Six Critical Business Decisions to Take to Your CPA

Every business decision carries financial and tax implications, especially when it comes to the strategies, practices, and processes that contribute to long-term objectives and financial health. That is why business owners need to know how to make critical business decisions and who to consult.

Today, I will touch on the business decisions that I consider critical—decisions that carry significant financial and tax implications and present unique risks and opportunities. Each decision is connected to tax and finance; for each, you need to consult a CPA.

1. Changing financial strategy during rapid growth.

It goes without saying that financing decisions—loans, equity investments, or other forms of capital—will significantly impact your business’s future. I can help you assess the tax implications of different financing options, create financial reports, and guide you toward making more tax-efficient financial choices for your business.

2. Electing to be taxed as a different entity.

As a CPA, I cannot change your legal entity structure. For that, you’ll need a tax lawyer. What I can do is review your financials and provide solid advice on the tax advantages that may come with changing entity structure or electing to be taxed as a specific entity. The most common change is a Limited Liability Company (LLC) that’s taxed as a partnership and elects to be taxed as an S-corporation.

Typically, moving to an S-Corp carries tax advantages for LLC members once they’ve reached a certain yearly income. However, there are significant administrative costs associated with S-Corps. How do we justify the cost? Members will no longer be subject to self-employment taxes, which significantly reduces tax liability. The question is about when to make the move.

The details are essential, so speak to a CPA before making the switch.

3. Creating financial forecasts.

If you want to make critical business decisions, familiarize yourself with financial forecasting. It’s an ongoing project that aligns operations and finance in order to reach a shared goal within a given period of time. Is a goal attainable? You won’t know for sure until you have strong forecasting.

Forecasts require multiple data sets and must be modeled in the context of your business’s current financial performance; this is not a software task. It takes both data and experience.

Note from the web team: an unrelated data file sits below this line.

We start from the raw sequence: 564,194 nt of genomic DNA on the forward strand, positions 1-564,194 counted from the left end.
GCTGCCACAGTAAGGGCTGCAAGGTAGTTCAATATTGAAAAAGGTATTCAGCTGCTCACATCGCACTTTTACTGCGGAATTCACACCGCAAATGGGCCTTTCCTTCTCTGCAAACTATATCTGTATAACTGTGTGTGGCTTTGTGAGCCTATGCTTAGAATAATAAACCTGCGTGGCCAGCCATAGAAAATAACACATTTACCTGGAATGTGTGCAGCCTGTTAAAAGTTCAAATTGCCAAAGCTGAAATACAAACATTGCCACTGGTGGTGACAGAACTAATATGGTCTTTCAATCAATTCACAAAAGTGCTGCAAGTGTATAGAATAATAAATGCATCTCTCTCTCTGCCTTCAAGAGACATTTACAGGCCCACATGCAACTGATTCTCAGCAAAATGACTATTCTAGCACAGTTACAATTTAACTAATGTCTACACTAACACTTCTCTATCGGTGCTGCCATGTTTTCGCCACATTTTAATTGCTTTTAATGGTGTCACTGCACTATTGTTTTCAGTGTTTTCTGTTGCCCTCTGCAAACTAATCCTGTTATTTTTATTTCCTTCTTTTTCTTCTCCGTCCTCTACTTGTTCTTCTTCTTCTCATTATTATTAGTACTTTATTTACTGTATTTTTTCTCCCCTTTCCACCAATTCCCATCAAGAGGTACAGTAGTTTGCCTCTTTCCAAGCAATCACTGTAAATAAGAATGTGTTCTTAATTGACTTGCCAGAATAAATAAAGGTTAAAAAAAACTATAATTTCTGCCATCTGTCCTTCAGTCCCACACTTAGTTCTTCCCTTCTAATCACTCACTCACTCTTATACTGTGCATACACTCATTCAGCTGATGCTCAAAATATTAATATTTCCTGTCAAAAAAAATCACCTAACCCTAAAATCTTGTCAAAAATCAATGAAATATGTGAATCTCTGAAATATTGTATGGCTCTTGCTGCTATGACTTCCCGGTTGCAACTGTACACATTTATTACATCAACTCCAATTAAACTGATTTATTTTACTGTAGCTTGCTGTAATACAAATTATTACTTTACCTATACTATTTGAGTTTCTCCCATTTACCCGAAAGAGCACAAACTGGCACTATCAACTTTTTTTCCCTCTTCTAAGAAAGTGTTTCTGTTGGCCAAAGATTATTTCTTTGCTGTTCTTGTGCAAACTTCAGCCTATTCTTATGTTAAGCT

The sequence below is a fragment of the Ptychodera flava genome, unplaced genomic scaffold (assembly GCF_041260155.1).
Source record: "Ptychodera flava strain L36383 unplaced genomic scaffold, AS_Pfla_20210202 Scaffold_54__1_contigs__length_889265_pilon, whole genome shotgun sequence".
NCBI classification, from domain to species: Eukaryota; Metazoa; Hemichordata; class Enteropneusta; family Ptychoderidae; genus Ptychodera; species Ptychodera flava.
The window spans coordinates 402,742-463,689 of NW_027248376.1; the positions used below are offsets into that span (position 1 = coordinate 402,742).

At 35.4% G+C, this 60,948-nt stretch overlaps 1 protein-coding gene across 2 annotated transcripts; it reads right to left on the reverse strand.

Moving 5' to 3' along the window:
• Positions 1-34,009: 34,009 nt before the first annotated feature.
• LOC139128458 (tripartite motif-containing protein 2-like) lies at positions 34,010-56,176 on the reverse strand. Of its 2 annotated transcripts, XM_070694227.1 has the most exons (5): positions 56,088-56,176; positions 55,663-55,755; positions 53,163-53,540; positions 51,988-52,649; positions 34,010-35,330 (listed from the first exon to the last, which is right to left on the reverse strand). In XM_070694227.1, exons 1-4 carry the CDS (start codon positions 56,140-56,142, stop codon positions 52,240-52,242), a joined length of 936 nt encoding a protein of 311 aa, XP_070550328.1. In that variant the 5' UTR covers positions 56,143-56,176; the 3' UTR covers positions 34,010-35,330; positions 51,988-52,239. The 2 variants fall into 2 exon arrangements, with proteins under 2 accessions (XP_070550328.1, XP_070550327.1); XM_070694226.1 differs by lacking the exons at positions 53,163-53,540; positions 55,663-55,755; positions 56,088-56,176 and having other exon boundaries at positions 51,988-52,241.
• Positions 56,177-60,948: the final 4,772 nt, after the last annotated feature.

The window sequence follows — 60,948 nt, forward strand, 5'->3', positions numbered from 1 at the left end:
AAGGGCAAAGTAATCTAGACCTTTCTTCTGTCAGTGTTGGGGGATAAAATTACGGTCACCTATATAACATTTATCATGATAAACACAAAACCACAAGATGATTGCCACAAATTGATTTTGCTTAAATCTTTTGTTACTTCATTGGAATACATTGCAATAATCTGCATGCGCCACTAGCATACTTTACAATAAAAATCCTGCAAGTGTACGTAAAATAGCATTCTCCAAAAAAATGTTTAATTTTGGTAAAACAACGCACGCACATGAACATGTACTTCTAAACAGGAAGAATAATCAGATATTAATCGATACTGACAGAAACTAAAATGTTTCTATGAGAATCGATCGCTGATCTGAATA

Consult a CPA with experience in business advisory or CFO services to help you build a forecasting model for your business or troubleshoot an existing forecasting method. The goal is to get on a predictable growth trajectory. The details, again, are the challenge.

4. Budgeting for growth and hiring.

Budgeting for expansion and new hires is always a fresh challenge for growth-stage businesses. Why? Because the complexity of financial management deepens as your business grows. It’s a fairly straightforward business problem that comes with a lot of layers.

Consult a CPA before major shifts in hiring and in cases of rapid revenue expansion. It’s not a question of hiring the right candidates or examining the operational and sales methods you used to increase your revenue. It’s about updating your bookkeeping, accounting, and tax processes to maximize tax savings.

5. Responding to tax audits.

Audits happen to the best of us, and the Internal Revenue Service (IRS) can be a major, and sometimes fatal, disruption to your business. The fact is, a CPA is one of the few professionals who can legally represent your business in dealings with the IRS.

6. Preparing for retirement.

Selling your business is among the most complex challenges you will face, and there is a lot of money on the line. Now, ideally, you’ve been working with a CPA for quite a while, and a tax-efficient retirement strategy is an existing component of your tax plan.

If that’s not the case, it’s not too late, but you need to start today. Consulting a CPA could mean the difference between keeping and growing your wealth or giving it to the government.

Need help? Give me a call.

Any CPA is better than no CPA, but if you need a CPA with experience in tax planning and business advisory services—well, that’s what I’ve been doing for fifteen years. Schedule a discovery call, and let’s come up with solutions.

Talk soon,
Jeremy A. Johnson, CPA

Meet the Author
Jeremy A. Johnson, CPA, is an expert in strategic tax planning, accounting, CFO services, and thought leadership.

Jeremy writes for small business owners who need actionable information on tax strategy, efficient accounting practices, and plans for long-term growth.

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